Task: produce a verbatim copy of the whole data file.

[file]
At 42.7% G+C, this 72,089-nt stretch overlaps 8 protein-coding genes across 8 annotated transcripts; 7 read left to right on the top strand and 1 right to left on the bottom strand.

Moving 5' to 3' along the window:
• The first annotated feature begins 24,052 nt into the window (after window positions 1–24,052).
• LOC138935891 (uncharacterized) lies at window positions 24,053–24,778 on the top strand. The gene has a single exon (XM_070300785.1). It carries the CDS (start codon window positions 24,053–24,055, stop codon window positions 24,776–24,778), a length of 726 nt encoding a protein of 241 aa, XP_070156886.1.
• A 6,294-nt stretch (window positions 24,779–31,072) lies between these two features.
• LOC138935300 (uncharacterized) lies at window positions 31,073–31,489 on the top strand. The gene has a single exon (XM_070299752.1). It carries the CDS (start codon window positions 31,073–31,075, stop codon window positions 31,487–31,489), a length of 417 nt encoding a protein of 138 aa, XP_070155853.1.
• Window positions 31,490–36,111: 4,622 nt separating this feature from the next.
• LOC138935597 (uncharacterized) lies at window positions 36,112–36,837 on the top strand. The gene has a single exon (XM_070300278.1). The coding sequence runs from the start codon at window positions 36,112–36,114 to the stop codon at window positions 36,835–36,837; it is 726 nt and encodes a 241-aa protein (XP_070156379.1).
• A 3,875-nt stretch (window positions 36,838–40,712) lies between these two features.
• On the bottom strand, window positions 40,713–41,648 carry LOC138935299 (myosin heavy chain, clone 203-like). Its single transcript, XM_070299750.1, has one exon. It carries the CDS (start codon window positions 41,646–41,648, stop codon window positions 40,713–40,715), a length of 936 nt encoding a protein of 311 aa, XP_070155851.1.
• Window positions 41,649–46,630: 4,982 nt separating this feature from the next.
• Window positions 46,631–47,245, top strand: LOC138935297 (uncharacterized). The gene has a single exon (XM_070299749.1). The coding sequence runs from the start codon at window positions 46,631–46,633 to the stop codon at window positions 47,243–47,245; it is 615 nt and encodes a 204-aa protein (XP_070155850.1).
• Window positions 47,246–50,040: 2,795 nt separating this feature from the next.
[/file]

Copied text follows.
At 42.7% G+C, this 72,089-nt stretch overlaps 8 protein-coding genes across 8 annotated transcripts; 7 read left to right on the top strand and 1 right to left on the bottom strand.

Moving 5' to 3' along the window:
• The first annotated feature begins 24,052 nt into the window (after window positions 1–24,052).
• LOC138935891 (uncharacterized) lies at window positions 24,053–24,778 on the top strand. The gene has a single exon (XM_070300785.1). It carries the CDS (start codon window positions 24,053–24,055, stop codon window positions 24,776–24,778), a length of 726 nt encoding a protein of 241 aa, XP_070156886.1.
• A 6,294-nt stretch (window positions 24,779–31,072) lies between these two features.
• LOC138935300 (uncharacterized) lies at window positions 31,073–31,489 on the top strand. The gene has a single exon (XM_070299752.1). It carries the CDS (start codon window positions 31,073–31,075, stop codon window positions 31,487–31,489), a length of 417 nt encoding a protein of 138 aa, XP_070155853.1.
• Window positions 31,490–36,111: 4,622 nt separating this feature from the next.
• LOC138935597 (uncharacterized) lies at window positions 36,112–36,837 on the top strand. The gene has a single exon (XM_070300278.1). The coding sequence runs from the start codon at window positions 36,112–36,114 to the stop codon at window positions 36,835–36,837; it is 726 nt and encodes a 241-aa protein (XP_070156379.1).
• A 3,875-nt stretch (window positions 36,838–40,712) lies between these two features.
• On the bottom strand, window positions 40,713–41,648 carry LOC138935299 (myosin heavy chain, clone 203-like). Its single transcript, XM_070299750.1, has one exon. It carries the CDS (start codon window positions 41,646–41,648, stop codon window positions 40,713–40,715), a length of 936 nt encoding a protein of 311 aa, XP_070155851.1.
• Window positions 41,649–46,630: 4,982 nt separating this feature from the next.
• Window positions 46,631–47,245, top strand: LOC138935297 (uncharacterized). The gene has a single exon (XM_070299749.1). The coding sequence runs from the start codon at window positions 46,631–46,633 to the stop codon at window positions 47,243–47,245; it is 615 nt and encodes a 204-aa protein (XP_070155850.1).
• Window positions 47,246–50,040: 2,795 nt separating this feature from the next.